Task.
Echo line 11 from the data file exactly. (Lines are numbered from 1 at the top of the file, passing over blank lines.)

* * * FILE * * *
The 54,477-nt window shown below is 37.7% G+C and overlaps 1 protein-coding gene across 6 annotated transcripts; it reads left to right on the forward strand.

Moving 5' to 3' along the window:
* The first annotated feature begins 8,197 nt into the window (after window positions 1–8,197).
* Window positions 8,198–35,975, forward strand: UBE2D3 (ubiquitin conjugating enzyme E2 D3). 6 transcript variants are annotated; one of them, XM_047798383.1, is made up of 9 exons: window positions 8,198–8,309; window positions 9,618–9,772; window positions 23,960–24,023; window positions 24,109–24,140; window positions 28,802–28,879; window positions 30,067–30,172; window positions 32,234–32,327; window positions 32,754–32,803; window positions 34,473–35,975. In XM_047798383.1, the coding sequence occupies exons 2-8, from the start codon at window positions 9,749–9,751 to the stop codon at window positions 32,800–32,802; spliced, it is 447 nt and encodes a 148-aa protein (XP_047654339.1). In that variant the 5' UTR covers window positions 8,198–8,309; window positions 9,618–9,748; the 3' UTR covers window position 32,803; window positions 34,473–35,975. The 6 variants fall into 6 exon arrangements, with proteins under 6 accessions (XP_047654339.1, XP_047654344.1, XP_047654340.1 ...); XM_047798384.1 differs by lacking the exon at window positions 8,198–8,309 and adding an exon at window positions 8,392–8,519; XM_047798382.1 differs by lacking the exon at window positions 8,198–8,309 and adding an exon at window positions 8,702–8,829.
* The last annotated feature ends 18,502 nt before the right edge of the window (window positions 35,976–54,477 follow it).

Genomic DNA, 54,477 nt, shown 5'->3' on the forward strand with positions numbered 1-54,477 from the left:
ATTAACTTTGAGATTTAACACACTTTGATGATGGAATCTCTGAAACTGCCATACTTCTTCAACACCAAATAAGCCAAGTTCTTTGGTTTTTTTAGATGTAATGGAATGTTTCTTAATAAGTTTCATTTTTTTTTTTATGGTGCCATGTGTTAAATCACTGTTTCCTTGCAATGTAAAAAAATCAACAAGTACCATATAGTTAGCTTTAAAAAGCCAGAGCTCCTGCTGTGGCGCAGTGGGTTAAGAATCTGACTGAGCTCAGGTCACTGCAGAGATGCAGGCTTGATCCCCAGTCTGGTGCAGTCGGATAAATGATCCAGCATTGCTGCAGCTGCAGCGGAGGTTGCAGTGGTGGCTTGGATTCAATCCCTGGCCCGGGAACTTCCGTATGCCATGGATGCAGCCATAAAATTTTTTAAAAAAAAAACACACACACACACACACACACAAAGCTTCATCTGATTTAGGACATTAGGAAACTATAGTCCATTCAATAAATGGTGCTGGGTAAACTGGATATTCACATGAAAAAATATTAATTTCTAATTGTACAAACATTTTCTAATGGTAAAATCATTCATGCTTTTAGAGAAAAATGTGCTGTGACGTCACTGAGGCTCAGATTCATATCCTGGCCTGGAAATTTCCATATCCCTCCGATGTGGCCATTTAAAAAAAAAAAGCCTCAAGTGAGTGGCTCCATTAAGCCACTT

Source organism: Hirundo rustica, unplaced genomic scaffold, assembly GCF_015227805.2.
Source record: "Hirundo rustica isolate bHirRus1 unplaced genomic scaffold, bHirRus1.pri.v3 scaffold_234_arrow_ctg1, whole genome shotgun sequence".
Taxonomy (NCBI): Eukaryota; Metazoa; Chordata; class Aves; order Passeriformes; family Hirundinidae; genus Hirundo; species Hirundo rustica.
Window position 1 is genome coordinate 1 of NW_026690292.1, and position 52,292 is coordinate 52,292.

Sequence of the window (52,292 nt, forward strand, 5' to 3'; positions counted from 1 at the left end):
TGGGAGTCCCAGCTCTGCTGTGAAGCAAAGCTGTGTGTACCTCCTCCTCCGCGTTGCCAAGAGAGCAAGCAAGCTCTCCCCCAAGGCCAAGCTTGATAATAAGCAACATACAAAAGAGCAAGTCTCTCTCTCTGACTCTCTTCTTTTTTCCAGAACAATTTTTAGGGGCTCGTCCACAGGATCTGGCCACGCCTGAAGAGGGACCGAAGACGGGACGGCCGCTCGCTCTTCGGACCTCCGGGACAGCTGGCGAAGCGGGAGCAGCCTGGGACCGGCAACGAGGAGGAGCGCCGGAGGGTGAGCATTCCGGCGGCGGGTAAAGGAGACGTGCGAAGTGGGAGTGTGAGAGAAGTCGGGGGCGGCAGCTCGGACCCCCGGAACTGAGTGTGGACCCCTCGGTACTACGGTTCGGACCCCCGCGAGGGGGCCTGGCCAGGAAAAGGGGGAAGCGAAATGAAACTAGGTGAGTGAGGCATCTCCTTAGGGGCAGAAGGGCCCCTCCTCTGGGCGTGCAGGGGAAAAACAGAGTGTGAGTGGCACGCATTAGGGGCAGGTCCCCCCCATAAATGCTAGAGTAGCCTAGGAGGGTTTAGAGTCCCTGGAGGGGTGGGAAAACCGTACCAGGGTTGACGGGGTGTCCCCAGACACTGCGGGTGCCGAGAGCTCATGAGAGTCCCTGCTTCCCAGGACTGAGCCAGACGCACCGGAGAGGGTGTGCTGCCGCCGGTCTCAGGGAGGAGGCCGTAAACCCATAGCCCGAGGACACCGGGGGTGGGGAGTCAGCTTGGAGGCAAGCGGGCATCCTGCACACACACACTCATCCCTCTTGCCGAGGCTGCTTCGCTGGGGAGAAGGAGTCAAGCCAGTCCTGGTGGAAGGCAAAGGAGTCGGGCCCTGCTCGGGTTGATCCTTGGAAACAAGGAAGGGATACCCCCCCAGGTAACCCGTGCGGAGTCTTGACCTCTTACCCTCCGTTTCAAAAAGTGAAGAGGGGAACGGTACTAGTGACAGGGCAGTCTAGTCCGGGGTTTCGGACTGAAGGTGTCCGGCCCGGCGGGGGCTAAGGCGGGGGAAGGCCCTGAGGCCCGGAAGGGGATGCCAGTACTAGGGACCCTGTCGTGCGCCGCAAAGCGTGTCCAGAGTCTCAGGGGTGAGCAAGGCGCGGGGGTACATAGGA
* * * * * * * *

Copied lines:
Window position 1 is genome coordinate 1 of NW_026690292.1, and position 52,292 is coordinate 52,292.